According to the 2012 report of the Aboriginal and Torres Strait Islander Health Performance Framework, a number of positive trends in Aboriginal and Torres Strait Islander health include:

  • the mortality rate has declined significantly (by 33%) between 1991 and 2010 among people living in Western Australia, South Australia and the Northern Territory combined;

  • deaths due to avoidable causes decreased significantly in WA, SA and the NT combined, down 24% between 1997 and 2010;

  • deaths from respiratory disease decreased significantly from 1997 to 2010, and the gap with non-Indigenous Australians has also narrowed; and

  • mortality among infants aged less than 1 year declined by 62% between 1991 and 2010, perhaps reflecting the benefits of immunisation, improved access to primary health care services, the use of antibiotics and earlier evacuation to hospital for acute infections.1

Of course there remain areas where the gap persists or in some cases has grown, including chronic disease, injury, cancer, disability and low birthweight babies. It appears that in some areas (such as cancer) improvements in the quality, accessibility and impact of treatment are resulting in significantly improved death rates for non-Indigenous Australians, but Aboriginal and Torres Strait Islander people are missing out. The causes of this discrepancy seem to lie in disparities in stage at diagnosis, treatment received and survival rates.

Cutting across these trends are persistent gaps in the quality of data. Our inability to know whether large investments made in recent years in Aboriginal and Torres Strait Islander health are paying off should be a major focus for future strategies. In general, our population does not seem to be benefiting from the same level of sophisticated population-level tracking, health assessment or data integrity that majority populations take for granted.2 Good data are crucial, not just to know the impact of what we have done, but to guide what we are doing.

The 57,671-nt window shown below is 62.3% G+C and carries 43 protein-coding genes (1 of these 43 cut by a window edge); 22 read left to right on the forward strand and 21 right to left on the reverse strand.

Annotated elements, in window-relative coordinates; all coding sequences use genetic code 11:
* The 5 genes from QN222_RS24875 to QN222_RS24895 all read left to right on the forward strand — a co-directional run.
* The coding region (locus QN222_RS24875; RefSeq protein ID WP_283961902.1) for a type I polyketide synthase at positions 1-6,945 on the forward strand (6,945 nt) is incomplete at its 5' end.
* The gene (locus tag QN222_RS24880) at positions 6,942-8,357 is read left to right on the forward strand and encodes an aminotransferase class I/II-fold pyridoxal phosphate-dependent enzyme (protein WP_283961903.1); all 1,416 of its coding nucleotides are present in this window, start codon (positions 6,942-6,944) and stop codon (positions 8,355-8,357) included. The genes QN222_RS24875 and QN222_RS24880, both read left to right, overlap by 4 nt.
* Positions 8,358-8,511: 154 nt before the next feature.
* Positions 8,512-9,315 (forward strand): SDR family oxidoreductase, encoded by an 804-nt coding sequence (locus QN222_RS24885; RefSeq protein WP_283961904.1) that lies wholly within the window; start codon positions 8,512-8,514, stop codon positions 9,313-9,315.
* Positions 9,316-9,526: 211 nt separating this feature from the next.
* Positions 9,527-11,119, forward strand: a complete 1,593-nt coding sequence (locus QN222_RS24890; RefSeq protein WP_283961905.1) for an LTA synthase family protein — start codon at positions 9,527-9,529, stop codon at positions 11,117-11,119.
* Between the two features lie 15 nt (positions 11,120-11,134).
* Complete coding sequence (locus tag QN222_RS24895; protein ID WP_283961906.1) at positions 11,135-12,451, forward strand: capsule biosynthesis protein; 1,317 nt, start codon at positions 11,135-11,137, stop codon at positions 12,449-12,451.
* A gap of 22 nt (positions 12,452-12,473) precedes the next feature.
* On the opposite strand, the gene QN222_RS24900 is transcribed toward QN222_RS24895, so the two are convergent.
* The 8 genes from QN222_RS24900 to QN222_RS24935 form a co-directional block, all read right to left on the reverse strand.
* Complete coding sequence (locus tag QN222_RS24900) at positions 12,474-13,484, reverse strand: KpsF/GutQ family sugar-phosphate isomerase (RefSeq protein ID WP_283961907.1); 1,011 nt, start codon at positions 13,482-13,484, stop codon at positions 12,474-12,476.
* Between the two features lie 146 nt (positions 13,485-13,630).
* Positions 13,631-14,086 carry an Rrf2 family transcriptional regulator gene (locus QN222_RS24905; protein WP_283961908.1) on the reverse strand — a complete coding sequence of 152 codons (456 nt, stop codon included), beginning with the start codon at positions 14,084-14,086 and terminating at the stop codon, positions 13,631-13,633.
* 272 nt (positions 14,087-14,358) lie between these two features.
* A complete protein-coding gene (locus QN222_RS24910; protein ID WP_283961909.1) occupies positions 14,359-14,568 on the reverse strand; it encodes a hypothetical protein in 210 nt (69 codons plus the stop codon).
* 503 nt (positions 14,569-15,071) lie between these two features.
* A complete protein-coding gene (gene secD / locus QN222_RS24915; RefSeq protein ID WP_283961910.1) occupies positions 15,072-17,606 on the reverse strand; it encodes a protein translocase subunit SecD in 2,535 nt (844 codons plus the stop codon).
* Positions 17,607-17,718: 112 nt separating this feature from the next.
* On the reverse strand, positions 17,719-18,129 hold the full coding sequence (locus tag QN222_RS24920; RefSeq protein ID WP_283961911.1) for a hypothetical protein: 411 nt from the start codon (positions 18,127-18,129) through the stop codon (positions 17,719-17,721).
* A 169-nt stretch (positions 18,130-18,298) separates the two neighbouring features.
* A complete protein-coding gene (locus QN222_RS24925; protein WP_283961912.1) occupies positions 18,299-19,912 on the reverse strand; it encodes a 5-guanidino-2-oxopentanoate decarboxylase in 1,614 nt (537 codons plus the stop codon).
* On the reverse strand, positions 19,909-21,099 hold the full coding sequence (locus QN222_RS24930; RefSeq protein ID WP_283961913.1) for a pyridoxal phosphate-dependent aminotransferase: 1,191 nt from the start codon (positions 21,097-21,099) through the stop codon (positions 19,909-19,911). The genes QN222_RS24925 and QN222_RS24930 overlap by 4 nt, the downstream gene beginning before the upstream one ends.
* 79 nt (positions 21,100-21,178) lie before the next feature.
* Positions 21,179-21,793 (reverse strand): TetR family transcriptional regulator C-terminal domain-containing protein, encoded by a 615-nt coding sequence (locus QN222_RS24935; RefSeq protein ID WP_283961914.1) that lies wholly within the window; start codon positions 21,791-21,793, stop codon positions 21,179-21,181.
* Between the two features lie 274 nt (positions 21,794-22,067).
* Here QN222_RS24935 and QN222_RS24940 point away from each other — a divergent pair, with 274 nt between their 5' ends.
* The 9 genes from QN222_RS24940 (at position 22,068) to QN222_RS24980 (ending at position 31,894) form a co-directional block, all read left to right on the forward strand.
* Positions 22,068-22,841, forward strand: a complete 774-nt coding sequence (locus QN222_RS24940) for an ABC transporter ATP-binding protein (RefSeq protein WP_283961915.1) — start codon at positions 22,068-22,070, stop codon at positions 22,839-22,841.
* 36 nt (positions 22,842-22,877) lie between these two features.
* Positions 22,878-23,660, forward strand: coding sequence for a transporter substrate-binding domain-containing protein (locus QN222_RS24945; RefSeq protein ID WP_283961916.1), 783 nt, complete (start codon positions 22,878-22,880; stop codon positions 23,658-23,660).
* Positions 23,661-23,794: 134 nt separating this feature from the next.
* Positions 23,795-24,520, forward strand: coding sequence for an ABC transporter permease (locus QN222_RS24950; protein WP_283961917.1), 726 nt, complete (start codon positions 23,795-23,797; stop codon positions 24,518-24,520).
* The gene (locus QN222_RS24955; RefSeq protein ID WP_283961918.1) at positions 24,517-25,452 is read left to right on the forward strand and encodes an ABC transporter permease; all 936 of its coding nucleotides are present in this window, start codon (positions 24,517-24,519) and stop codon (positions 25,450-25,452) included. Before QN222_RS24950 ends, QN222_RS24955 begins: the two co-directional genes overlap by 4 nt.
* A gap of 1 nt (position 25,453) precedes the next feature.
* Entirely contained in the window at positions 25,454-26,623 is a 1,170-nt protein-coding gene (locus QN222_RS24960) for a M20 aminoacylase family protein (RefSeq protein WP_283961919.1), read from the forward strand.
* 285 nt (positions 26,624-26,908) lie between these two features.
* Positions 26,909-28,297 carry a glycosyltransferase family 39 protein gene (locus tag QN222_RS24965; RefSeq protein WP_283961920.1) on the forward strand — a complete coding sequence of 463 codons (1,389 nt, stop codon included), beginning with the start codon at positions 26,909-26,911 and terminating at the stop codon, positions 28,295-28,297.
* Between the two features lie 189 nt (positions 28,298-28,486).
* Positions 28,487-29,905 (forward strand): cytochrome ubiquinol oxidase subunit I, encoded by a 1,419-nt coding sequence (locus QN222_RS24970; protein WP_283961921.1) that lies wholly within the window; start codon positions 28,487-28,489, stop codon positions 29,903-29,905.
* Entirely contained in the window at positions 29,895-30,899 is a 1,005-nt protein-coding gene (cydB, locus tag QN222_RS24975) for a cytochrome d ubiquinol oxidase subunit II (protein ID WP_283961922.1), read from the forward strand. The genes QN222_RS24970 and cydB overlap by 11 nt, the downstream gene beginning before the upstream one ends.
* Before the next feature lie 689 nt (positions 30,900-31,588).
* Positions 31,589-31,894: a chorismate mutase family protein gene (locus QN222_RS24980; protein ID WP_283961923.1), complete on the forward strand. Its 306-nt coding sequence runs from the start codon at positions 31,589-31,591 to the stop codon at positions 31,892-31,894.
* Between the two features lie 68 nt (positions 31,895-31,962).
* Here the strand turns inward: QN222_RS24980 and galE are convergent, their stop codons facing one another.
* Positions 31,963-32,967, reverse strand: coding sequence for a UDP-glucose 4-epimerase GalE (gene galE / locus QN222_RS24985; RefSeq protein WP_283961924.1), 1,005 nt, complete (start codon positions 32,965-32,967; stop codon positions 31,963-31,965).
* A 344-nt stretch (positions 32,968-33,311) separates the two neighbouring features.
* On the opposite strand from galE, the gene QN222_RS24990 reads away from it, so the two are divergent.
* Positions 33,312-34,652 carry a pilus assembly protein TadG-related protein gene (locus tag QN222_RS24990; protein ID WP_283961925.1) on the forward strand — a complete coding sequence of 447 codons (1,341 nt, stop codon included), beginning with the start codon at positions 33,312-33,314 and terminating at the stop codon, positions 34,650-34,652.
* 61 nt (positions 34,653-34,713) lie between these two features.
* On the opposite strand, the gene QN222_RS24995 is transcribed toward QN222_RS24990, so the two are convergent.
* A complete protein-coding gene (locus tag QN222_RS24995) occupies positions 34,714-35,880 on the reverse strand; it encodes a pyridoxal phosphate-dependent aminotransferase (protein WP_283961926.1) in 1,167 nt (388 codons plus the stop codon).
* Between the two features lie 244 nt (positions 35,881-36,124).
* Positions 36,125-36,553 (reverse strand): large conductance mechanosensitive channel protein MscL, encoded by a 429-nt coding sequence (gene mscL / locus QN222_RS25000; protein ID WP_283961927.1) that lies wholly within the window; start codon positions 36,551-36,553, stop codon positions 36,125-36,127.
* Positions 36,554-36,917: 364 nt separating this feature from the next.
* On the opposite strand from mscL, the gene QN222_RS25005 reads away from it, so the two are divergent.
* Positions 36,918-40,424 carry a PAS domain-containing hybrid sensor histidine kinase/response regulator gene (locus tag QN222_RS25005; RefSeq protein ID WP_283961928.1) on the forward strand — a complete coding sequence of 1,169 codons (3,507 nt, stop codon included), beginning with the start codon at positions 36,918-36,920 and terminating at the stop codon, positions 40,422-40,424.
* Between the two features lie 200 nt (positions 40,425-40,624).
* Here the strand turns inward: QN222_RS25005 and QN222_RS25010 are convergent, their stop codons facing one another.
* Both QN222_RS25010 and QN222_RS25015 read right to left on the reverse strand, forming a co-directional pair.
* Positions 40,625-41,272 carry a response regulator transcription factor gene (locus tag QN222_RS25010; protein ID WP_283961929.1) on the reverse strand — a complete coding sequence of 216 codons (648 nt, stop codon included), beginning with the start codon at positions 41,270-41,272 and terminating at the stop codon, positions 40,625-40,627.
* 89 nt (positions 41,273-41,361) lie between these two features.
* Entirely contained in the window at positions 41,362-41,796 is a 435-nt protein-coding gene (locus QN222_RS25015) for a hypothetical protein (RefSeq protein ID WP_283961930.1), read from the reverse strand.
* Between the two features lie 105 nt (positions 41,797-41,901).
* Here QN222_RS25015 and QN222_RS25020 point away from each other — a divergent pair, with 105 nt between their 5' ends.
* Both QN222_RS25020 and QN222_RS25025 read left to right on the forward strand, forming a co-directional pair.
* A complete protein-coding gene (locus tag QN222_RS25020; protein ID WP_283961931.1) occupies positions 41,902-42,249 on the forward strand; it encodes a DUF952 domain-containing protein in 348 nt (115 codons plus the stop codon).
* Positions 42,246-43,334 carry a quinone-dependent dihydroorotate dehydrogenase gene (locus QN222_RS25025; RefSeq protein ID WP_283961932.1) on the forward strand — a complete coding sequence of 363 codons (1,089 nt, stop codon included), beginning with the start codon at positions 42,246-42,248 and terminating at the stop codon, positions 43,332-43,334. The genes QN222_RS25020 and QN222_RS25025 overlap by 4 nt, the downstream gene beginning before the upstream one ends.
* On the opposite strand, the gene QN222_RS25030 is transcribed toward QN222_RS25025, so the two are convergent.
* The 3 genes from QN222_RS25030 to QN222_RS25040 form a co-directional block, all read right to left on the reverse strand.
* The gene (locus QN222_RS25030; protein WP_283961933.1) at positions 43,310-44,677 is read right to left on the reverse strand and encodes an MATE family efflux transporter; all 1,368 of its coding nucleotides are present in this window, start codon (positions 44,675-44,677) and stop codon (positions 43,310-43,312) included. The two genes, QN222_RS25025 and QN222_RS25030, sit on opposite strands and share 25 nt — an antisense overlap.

In this context it is pleasing to see the recent process of developing a new national plan to guide future investments in Aboriginal and Torres Strait Islander health, developed through a collaborative process including Aboriginal and Torres Strait Islander peak bodies, communities, services, researchers, advocates and clinicians.3 The new national plan needs to set directions for the next 10 years and expand and align with an ecological view of health, include concepts important to Aboriginal and Torres Strait Islander peoples and influence other sectors that affect health, such as education, employment, housing and early childhood development. This multifocal approach could have implications for the design, implementation and evaluation of projects, and will necessitate a reconceptualisation of partnerships and collaborations, while fostering innovations and knowledge exchange.

Finally, we will need to redress some of the less palatable aspects of the health system that contribute to inequality, such as racism.4 Embodied in dubious practices, disparities in access and subtle variations in effort within health and other institutions and programs, racism has had and continues to have a real and damaging impact on the health of Aboriginal and Torres Strait Islander people. It is clear that full health equality cannot be achieved until racism and other practices that deny our status and rights as the original and First Peoples of Australia can be overcome. My hope is that not only do we redress racism in health and other systems, but that this nation recognises and enables each and every Aboriginal and Torres Strait Islander person the opportunity to rise to the full potential of our existence.